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Sage's depression drug succeeds in mid-stage study, shares soar
(Reuters) - Sage Therapeutics Inc said on Thursday its drug to treat patients with moderate to severe depression met the main goal of reducing symptoms in a mid-stage study, sending its shares soaring 52.3 percent in premarket trading.
The 89-patient study testing the drug, SAGE-217, showed statistically significant reduction of depression symptoms, when compared to a placebo.
Depression is a common mental illness characterized by persistent sadness and a loss of interest and lack of ability to do everyday activities and work.
The drug was granted fast-track designation by the U.S. Food and Drug Administration in May, the company said.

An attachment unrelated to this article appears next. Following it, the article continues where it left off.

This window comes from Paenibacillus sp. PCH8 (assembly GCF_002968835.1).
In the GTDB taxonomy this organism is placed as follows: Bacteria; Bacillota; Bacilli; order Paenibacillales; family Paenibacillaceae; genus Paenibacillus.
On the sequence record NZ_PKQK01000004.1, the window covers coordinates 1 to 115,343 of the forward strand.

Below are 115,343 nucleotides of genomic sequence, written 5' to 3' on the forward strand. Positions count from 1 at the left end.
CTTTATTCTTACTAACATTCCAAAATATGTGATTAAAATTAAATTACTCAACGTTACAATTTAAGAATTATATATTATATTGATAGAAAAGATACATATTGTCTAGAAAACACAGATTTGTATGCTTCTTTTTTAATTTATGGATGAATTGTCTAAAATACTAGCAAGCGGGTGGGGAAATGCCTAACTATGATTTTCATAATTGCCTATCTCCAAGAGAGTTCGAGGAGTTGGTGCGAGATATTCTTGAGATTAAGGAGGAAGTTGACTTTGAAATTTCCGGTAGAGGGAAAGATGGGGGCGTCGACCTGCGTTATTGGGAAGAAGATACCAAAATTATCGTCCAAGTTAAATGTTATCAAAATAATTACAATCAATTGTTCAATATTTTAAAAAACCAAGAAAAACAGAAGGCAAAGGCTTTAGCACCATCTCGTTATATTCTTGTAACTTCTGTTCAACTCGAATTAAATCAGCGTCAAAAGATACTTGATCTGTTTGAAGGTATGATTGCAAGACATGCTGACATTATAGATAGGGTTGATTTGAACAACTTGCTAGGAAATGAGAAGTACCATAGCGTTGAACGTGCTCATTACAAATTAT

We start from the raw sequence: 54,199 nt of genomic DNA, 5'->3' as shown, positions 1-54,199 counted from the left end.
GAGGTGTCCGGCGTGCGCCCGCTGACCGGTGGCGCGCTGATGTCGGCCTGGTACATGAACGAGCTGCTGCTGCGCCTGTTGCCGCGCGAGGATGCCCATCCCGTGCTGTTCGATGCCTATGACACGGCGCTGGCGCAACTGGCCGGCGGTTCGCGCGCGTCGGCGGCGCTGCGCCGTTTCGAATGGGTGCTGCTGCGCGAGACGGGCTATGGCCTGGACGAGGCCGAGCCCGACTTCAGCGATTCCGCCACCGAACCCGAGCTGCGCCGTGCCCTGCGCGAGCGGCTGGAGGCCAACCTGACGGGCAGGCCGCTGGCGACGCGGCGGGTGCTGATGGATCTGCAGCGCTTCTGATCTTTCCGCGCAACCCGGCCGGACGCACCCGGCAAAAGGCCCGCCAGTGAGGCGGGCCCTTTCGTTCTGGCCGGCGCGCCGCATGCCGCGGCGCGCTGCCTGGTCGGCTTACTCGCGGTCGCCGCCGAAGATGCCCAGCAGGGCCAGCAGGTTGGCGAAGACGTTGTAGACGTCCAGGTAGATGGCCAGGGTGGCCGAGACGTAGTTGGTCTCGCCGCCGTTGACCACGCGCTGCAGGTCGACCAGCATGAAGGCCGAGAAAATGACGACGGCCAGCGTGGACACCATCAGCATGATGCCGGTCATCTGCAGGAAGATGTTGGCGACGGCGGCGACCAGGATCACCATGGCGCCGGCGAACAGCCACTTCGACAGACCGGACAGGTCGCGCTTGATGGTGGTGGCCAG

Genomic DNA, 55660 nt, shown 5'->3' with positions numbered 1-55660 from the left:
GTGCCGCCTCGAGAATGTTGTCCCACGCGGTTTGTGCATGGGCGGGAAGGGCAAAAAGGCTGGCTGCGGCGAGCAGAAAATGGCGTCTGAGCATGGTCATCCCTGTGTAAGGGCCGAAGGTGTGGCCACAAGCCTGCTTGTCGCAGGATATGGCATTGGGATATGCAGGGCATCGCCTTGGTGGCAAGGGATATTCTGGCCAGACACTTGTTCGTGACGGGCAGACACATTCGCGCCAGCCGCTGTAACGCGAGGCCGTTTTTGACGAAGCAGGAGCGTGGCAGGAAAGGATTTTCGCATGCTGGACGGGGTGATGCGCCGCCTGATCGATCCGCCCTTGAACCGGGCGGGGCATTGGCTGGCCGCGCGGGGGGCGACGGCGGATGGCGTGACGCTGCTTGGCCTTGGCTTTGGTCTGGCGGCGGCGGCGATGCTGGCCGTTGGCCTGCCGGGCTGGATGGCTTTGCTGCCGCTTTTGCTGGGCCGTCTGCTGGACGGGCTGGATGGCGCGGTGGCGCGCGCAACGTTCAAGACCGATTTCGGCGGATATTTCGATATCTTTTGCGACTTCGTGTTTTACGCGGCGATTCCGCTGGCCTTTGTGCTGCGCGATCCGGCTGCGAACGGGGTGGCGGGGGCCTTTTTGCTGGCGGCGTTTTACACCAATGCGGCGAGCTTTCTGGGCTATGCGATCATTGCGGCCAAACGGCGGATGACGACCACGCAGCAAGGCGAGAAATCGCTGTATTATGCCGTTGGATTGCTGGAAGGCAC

Patients were assessed on a scale that rated the severity of their depression symptoms such as mood, feelings of guilt, suicidal thoughts and insomnia.
Sage’s postpartum depression drug succeeded in two late-stage studies in November, paving the way for it to bring to market the first FDA-approved treatment for the disorder.
The company’s shares jumped 52.3 percent to $140 in premarket trading.
Reporting by Akankshita Mukhopadhyay in Bengaluru; Editing by Shounak Dasgupta
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